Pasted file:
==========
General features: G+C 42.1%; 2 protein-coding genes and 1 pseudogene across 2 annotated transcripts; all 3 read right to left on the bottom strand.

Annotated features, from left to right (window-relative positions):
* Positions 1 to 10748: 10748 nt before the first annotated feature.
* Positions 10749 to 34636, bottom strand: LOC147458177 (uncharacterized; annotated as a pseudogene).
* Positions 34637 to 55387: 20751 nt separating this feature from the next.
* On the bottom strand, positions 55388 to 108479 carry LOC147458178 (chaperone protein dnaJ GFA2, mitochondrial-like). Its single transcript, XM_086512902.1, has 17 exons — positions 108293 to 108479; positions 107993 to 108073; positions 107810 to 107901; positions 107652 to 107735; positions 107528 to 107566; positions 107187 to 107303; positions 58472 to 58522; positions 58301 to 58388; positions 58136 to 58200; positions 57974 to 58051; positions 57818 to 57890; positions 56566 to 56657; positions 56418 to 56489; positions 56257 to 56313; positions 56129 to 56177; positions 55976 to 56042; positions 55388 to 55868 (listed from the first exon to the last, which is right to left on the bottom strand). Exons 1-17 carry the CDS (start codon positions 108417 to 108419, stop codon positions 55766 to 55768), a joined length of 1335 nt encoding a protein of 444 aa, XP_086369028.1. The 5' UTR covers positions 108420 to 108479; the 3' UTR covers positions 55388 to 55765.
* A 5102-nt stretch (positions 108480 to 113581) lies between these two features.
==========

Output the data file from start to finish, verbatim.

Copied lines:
General features: G+C 42.1%; 2 protein-coding genes and 1 pseudogene across 2 annotated transcripts; all 3 read right to left on the bottom strand.

Annotated features, from left to right (window-relative positions):
* Positions 1 to 10748: 10748 nt before the first annotated feature.
* Positions 10749 to 34636, bottom strand: LOC147458177 (uncharacterized; annotated as a pseudogene).
* Positions 34637 to 55387: 20751 nt separating this feature from the next.
* On the bottom strand, positions 55388 to 108479 carry LOC147458178 (chaperone protein dnaJ GFA2, mitochondrial-like). Its single transcript, XM_086512902.1, has 17 exons — positions 108293 to 108479; positions 107993 to 108073; positions 107810 to 107901; positions 107652 to 107735; positions 107528 to 107566; positions 107187 to 107303; positions 58472 to 58522; positions 58301 to 58388; positions 58136 to 58200; positions 57974 to 58051; positions 57818 to 57890; positions 56566 to 56657; positions 56418 to 56489; positions 56257 to 56313; positions 56129 to 56177; positions 55976 to 56042; positions 55388 to 55868 (listed from the first exon to the last, which is right to left on the bottom strand). Exons 1-17 carry the CDS (start codon positions 108417 to 108419, stop codon positions 55766 to 55768), a joined length of 1335 nt encoding a protein of 444 aa, XP_086369028.1. The 5' UTR covers positions 108420 to 108479; the 3' UTR covers positions 55388 to 55765.
* A 5102-nt stretch (positions 108480 to 113581) lies between these two features.